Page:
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Carmilla

My father said this gaily, but the General did not recollect the laugh, or even the
smile, which courtesy exacts for a friend’s joke; on the contrary, he looked grave
and even fierce, ruminating on a matter that stirred his anger and horror.
“Something very different,” he said, gruffly. “I mean to unearth some of those fine
people. I hope, by God’s blessing, to accomplish a pious sacrilege here, which
will relieve our earth of certain monsters, and enable honest people to sleep in
their beds without being assailed by murderers. I have strange things to tell you,
my dear friend, such as I myself would have scouted as incredible a few months
since.”
My father looked at him again, but this time not with a glance of suspicion—with
an eye, rather, of keen intelligence and alarm.
“The house of Karnstein,” he said, “has been long extinct: a hundred years at
least. My dear wife was maternally descended from the Karnsteins. But the name
and title have long ceased to exist. The castle is a ruin; the very village is
deserted; it is fifty years since the smoke of a chimney was seen there; not a roof
left.”
“Quite true. I have heard a great deal about that since I last saw you; a great deal
that will astonish you. But I had better relate everything in the order in which it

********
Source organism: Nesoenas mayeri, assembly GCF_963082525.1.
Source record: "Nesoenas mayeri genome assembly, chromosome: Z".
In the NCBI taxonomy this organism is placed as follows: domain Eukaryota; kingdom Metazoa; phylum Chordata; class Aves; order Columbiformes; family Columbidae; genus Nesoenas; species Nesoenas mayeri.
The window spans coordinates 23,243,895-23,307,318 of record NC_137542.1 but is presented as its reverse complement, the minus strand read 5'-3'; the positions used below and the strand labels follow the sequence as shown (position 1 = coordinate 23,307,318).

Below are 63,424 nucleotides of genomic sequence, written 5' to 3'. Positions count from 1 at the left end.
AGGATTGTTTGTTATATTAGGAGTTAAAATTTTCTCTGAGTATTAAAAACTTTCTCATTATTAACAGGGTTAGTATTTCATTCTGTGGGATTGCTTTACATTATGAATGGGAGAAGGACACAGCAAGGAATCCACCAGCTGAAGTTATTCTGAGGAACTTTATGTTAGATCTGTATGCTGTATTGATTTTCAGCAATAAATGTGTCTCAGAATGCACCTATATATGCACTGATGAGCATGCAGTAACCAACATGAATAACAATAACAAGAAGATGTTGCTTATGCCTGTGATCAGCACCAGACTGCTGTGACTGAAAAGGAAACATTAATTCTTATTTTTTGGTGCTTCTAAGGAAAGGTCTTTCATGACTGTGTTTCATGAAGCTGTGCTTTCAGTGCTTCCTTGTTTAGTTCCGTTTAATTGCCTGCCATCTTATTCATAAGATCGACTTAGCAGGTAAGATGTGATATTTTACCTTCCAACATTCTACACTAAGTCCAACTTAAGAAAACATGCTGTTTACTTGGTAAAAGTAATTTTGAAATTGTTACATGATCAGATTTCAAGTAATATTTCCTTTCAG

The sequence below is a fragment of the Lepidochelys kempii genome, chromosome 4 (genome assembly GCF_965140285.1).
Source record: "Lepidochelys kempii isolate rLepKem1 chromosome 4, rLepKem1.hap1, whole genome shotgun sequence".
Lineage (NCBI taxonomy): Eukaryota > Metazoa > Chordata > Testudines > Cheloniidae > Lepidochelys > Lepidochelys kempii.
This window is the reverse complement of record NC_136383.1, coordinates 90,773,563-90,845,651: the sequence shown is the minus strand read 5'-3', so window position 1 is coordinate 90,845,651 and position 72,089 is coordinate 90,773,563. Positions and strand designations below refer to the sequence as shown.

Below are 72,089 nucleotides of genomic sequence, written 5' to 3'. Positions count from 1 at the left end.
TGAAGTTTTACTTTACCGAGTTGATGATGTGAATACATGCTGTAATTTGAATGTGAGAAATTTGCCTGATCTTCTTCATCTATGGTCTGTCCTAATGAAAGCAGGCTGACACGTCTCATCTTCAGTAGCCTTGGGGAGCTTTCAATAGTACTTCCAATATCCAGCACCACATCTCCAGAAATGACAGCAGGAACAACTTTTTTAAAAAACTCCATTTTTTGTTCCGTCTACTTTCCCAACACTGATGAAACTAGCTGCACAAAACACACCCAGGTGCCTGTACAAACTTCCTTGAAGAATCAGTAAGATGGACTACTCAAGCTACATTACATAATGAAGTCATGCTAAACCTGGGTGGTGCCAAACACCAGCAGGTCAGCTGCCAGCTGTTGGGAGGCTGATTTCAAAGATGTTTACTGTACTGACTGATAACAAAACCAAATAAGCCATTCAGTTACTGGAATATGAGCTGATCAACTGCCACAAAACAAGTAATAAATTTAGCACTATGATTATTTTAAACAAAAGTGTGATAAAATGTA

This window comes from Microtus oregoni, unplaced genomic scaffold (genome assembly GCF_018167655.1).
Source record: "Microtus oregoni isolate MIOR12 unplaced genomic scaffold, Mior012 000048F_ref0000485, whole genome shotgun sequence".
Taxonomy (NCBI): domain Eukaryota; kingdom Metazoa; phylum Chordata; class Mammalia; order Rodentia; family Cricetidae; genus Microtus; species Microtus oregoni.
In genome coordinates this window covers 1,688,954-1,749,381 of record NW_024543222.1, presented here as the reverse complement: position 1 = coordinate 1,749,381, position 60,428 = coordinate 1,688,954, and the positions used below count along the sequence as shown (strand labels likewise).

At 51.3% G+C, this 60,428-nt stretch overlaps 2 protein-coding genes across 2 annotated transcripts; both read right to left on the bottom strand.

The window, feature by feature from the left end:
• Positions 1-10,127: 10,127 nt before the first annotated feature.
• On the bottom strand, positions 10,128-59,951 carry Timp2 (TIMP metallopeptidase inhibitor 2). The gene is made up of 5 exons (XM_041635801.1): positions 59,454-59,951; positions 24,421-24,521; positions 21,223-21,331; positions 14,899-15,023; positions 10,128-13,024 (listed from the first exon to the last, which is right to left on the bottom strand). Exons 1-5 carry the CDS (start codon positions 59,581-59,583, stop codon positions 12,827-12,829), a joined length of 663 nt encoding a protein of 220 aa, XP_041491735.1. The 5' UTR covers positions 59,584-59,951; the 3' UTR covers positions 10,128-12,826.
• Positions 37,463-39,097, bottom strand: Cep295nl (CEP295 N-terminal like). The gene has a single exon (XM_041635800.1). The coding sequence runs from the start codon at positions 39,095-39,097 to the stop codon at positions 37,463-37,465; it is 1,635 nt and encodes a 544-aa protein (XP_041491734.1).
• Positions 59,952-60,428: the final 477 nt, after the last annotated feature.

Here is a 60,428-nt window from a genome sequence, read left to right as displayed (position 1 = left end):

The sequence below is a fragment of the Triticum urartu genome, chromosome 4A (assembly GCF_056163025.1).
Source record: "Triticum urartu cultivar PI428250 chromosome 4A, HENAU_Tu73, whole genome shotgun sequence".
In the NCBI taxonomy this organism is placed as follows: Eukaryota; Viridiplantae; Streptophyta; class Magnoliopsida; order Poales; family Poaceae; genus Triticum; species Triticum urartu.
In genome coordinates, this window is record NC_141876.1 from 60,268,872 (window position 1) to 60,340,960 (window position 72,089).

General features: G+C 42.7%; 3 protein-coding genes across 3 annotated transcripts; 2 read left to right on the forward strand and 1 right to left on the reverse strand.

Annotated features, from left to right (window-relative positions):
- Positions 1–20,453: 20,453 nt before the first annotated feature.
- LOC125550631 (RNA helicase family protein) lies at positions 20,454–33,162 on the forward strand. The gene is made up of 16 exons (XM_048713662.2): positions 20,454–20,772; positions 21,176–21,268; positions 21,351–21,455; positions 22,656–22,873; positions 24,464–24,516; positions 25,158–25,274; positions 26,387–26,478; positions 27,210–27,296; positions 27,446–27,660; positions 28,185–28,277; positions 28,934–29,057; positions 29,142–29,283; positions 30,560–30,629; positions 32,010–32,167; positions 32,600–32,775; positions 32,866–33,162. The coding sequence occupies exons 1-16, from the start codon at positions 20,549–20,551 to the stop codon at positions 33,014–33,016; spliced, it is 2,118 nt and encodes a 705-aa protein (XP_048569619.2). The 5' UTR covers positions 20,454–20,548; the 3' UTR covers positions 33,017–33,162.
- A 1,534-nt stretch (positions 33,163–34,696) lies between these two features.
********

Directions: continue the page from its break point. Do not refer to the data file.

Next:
occurred,” said the General. “You saw my dear ward—my child, I may call her.
No creature could have been more beautiful, and only three months ago none
more blooming.”
“Yes, poor thing! when I saw her last she certainly was quite lovely,” said my
father. “I was grieved and shocked more than I can tell you, my dear friend; I
knew what a blow it was to you.”
He took the General’s hand, and they exchanged a kind pressure. Tears
gathered in the old soldier’s eyes. He did not seek to conceal them. He said:
“We have been very old friends; I knew you would feel for me, childless as I am.
She had become an object of very near interest to me, and repaid my care by an
affection that cheered my home and made my life happy. That is all gone. The
years that remain to me on earth may not be very long; but by God’s mercy I
hope to accomplish a service to mankind before I die, and to subserve the
vengeance of Heaven upon the fiends who have murdered my poor child in the
spring of her hopes and beauty!”
“You said, just now, that you intended relating everything as it occurred,” said my
father. “Pray do; I assure you that it is not mere curiosity that prompts me.”
By this time we had reached the point at which the Drunstall road, by which the
General had come, diverges from the road which we were travelling to Karnstein.
“How far is it to the ruins?” inquired the General, looking anxiously forward.
“About half a league,” answered my father. “Pray let us hear the story you were
so good as to promise.”
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